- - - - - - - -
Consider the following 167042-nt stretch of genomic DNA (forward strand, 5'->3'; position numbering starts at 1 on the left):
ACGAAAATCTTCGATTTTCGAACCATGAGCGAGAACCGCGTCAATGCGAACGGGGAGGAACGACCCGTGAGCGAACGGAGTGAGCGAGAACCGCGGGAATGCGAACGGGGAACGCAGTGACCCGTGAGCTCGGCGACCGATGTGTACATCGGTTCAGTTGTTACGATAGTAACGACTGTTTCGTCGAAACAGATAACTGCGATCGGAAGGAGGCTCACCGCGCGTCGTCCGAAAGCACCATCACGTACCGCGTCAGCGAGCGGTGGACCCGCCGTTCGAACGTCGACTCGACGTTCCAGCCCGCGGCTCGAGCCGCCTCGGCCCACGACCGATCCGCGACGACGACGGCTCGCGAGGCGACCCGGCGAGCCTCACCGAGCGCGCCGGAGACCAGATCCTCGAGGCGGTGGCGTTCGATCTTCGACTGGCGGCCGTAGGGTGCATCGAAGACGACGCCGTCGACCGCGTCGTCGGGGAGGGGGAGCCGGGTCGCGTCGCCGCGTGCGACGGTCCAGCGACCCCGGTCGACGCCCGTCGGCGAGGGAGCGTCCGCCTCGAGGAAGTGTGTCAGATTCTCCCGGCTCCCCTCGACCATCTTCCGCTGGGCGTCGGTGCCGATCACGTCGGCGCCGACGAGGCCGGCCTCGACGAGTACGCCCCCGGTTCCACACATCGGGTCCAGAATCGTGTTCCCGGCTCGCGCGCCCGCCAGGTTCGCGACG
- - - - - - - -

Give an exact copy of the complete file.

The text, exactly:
Consider the following 167042-nt stretch of genomic DNA (forward strand, 5'->3'; position numbering starts at 1 on the left):
ACGAAAATCTTCGATTTTCGAACCATGAGCGAGAACCGCGTCAATGCGAACGGGGAGGAACGACCCGTGAGCGAACGGAGTGAGCGAGAACCGCGGGAATGCGAACGGGGAACGCAGTGACCCGTGAGCTCGGCGACCGATGTGTACATCGGTTCAGTTGTTACGATAGTAACGACTGTTTCGTCGAAACAGATAACTGCGATCGGAAGGAGGCTCACCGCGCGTCGTCCGAAAGCACCATCACGTACCGCGTCAGCGAGCGGTGGACCCGCCGTTCGAACGTCGACTCGACGTTCCAGCCCGCGGCTCGAGCCGCCTCGGCCCACGACCGATCCGCGACGACGACGGCTCGCGAGGCGACCCGGCGAGCCTCACCGAGCGCGCCGGAGACCAGATCCTCGAGGCGGTGGCGTTCGATCTTCGACTGGCGGCCGTAGGGTGCATCGAAGACGACGCCGTCGACCGCGTCGTCGGGGAGGGGGAGCCGGGTCGCGTCGCCGCGTGCGACGGTCCAGCGACCCCGGTCGACGCCCGTCGGCGAGGGAGCGTCCGCCTCGAGGAAGTGTGTCAGATTCTCCCGGCTCCCCTCGACCATCTTCCGCTGGGCGTCGGTGCCGATCACGTCGGCGCCGACGAGGCCGGCCTCGACGAGTACGCCCCCGGTTCCACACATCGGGTCCAGAATCGTGTTCCCGGCTCGCGCGCCCGCCAGGTTCGCGACG